While a college degree isn't necessary to become a plumber, you may consider earning one to increase your knowledge of subjects like chemistry, physics and math. This can also help you enter the plumbing industry if you're new to the field or transitioning from another career field.
Type of employer
According to the U.S. Bureau of Labor Statistics (BLS), plumbers can earn different salaries depending on the type of employer for which they work. Some of the top-paying industries for plumbers include manufacturing, air conditioning contracting and civil engineering construction.
Ways to increase your salary as a plumber
There are several ways to increase your salary as a plumber. Consider exploring the following examples:
Once you've gained enough experience as a plumber, you can pursue plumbing certifications. For example, you may consider earning the National Center for Construction Education and Research (NCCER) Certification in Plumbing Level 1. When you earn this type of professional credential, you can show your commitment to performing well in the plumbing industry. Depending on the state where you work, you may qualify to become a master plumber.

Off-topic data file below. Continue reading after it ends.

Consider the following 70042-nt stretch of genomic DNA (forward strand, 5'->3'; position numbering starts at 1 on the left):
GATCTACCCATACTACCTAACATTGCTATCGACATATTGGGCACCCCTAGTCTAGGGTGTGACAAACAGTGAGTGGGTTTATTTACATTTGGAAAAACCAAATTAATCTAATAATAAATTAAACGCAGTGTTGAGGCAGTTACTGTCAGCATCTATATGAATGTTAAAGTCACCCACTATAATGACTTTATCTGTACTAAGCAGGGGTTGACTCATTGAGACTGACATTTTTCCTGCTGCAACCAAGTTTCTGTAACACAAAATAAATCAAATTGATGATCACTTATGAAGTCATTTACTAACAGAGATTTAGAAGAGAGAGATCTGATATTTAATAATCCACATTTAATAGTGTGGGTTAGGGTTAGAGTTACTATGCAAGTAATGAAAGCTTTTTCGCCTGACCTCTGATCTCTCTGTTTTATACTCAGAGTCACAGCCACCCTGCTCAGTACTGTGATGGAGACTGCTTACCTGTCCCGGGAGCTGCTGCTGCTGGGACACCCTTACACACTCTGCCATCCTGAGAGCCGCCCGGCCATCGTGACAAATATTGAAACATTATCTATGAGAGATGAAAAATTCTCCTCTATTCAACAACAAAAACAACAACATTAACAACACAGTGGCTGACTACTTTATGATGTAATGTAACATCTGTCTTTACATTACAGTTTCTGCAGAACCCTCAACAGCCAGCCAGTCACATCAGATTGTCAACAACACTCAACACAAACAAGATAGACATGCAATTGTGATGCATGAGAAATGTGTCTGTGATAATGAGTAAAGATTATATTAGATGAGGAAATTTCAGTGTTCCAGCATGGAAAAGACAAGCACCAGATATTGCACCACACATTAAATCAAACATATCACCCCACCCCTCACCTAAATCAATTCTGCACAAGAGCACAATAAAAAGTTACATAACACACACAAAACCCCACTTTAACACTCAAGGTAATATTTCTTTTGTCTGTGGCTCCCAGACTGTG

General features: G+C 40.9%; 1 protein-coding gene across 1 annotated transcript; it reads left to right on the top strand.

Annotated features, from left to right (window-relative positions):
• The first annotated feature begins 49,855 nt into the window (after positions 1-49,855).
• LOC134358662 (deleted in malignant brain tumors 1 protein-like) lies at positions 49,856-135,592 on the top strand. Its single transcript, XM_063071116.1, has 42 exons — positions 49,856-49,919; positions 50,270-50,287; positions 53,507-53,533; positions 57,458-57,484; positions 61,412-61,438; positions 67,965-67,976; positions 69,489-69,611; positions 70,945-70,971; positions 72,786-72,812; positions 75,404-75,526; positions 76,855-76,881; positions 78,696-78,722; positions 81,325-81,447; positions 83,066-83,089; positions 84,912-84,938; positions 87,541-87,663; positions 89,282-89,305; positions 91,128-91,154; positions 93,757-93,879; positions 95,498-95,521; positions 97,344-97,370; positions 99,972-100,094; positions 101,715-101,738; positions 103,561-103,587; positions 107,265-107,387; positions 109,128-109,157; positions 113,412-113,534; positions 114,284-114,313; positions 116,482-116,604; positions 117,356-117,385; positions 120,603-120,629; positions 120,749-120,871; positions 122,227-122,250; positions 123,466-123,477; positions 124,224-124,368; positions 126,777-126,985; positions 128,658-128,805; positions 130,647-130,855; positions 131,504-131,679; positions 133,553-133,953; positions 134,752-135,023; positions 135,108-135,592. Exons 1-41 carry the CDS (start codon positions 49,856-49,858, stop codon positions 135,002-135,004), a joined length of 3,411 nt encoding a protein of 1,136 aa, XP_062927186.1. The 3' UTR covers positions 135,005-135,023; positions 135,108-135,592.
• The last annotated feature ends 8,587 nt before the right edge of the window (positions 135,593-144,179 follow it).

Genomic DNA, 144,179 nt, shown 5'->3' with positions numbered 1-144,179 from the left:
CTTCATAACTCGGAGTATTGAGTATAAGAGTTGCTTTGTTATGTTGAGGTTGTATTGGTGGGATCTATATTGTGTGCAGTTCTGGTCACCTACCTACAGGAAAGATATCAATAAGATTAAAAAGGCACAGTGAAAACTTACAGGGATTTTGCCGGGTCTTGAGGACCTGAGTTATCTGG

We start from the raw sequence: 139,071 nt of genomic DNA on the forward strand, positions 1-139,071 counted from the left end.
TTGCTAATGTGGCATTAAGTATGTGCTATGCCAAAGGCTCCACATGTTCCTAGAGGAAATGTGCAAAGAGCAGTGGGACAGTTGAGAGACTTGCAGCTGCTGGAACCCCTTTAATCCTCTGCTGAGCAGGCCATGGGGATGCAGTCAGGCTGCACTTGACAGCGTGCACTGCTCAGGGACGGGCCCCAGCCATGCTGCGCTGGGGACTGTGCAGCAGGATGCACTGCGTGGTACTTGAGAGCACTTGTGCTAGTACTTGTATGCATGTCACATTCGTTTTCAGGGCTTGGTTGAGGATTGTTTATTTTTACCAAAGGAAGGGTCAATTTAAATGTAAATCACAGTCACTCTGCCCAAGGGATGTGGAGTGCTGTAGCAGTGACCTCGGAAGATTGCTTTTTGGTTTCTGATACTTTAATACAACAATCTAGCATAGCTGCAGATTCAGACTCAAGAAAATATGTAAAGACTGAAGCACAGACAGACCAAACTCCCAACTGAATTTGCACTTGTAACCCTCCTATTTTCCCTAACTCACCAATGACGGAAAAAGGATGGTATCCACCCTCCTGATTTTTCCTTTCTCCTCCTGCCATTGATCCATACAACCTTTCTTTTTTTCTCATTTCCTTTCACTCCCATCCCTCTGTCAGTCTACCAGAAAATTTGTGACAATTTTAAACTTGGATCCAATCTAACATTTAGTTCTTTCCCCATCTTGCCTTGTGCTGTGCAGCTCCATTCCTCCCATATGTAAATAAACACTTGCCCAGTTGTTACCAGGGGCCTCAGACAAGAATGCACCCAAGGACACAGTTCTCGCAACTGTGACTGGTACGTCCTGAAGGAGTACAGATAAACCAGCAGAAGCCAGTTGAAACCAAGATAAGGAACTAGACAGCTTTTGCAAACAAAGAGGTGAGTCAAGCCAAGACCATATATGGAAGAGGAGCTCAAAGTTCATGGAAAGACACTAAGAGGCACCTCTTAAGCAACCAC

Start your own plumbing business
Consider starting your own plumbing business to increase your income. When you conduct your own business, you can keep all the revenue you earn after you pay for relevant expenses. Start building your business gradually by accepting a few independent clients while you maintain a job. Once you are able to earn enough from your clients to replace a full-time salary, you can focus on expanding your plumbing business full-time.
Stay knowledgeable of industry trends and current practices